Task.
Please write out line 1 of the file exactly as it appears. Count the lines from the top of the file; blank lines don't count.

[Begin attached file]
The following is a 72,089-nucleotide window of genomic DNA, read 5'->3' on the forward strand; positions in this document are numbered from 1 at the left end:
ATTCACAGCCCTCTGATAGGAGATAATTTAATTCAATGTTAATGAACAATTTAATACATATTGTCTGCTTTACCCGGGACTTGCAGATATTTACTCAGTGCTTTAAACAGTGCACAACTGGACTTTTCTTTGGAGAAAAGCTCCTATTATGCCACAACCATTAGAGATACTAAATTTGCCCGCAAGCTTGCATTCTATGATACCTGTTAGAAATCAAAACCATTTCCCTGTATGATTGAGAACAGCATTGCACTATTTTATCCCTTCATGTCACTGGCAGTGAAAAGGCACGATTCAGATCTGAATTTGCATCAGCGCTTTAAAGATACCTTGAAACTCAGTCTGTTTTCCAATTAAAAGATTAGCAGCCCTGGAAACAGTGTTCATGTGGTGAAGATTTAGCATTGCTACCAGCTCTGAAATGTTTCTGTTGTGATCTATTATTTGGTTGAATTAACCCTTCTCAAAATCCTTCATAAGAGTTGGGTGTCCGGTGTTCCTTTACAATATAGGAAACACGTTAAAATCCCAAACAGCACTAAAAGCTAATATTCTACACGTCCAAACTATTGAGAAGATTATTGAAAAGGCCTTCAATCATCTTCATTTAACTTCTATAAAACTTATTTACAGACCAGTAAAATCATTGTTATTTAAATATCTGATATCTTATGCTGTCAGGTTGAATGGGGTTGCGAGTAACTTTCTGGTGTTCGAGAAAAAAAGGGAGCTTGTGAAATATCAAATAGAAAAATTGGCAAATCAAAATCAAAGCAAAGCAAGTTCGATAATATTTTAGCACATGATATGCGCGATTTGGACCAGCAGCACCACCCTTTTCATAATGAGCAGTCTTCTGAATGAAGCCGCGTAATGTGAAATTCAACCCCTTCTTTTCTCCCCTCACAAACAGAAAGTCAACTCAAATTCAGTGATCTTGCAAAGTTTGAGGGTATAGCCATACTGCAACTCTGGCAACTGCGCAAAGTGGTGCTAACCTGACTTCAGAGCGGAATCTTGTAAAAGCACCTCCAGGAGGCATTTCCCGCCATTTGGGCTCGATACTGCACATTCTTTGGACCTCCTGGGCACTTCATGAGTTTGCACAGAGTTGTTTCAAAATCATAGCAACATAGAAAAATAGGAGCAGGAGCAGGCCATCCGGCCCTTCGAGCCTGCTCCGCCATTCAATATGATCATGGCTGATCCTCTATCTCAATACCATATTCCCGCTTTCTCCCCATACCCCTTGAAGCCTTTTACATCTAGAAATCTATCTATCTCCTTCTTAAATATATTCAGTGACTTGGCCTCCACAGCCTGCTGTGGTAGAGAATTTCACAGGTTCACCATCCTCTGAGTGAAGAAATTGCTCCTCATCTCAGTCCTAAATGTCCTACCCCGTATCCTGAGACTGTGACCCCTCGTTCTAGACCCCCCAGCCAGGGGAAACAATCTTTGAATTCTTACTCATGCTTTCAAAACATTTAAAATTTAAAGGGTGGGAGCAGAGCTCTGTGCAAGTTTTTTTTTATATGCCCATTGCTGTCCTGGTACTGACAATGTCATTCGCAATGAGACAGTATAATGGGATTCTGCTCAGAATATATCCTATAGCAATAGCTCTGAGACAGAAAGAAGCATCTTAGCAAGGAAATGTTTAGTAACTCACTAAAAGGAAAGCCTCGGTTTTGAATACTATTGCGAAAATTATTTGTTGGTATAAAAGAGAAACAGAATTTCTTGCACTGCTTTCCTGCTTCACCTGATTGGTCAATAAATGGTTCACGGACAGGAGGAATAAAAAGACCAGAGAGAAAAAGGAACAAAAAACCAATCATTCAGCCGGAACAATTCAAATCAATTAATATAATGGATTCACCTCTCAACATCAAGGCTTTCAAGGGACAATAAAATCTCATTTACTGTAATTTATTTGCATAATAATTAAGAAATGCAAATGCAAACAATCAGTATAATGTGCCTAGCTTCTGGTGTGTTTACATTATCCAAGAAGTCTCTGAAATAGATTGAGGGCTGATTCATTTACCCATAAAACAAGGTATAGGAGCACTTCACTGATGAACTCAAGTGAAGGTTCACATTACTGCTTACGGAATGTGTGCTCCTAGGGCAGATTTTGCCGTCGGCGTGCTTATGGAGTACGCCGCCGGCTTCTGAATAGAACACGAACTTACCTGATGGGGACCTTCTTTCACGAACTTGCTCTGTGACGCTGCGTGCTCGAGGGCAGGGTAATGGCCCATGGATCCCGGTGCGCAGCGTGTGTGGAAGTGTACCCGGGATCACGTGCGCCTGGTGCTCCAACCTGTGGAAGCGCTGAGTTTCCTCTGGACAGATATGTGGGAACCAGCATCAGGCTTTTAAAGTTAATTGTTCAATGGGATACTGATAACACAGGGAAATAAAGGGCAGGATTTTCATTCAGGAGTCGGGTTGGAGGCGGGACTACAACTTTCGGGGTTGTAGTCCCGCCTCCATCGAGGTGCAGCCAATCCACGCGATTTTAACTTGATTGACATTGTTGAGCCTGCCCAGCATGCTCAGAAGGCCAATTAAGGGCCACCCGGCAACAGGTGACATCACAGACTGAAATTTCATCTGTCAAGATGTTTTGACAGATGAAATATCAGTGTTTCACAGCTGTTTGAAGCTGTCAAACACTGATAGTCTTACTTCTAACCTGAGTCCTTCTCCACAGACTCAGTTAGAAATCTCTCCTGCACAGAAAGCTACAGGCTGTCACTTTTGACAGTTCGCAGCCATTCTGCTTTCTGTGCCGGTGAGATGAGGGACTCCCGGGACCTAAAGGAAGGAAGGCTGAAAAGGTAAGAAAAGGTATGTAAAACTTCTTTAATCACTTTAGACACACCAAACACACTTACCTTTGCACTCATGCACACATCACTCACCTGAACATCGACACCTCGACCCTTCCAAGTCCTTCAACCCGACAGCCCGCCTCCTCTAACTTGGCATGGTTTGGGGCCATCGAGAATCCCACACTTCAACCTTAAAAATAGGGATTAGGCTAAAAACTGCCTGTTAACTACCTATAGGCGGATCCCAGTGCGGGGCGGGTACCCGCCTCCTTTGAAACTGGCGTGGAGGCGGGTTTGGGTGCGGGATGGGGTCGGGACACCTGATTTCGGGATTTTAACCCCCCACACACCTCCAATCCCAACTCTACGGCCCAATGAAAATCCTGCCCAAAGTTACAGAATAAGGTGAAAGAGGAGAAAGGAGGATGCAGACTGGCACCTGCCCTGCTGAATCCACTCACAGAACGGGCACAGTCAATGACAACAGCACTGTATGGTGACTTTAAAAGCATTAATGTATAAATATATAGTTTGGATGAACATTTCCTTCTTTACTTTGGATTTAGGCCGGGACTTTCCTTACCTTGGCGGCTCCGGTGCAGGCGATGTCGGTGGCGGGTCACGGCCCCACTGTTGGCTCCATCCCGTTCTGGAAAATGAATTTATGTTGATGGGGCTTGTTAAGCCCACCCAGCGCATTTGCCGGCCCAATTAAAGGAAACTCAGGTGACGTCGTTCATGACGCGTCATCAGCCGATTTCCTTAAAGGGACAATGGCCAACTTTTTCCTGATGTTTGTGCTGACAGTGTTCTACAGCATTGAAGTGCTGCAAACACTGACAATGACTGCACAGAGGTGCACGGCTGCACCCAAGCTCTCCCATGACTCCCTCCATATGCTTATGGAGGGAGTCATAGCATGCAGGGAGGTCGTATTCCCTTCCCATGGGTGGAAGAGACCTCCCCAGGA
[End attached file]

The following is a 72,089-nucleotide window of genomic DNA, read 5'->3' on the forward strand; positions in this document are numbered from 1 at the left end: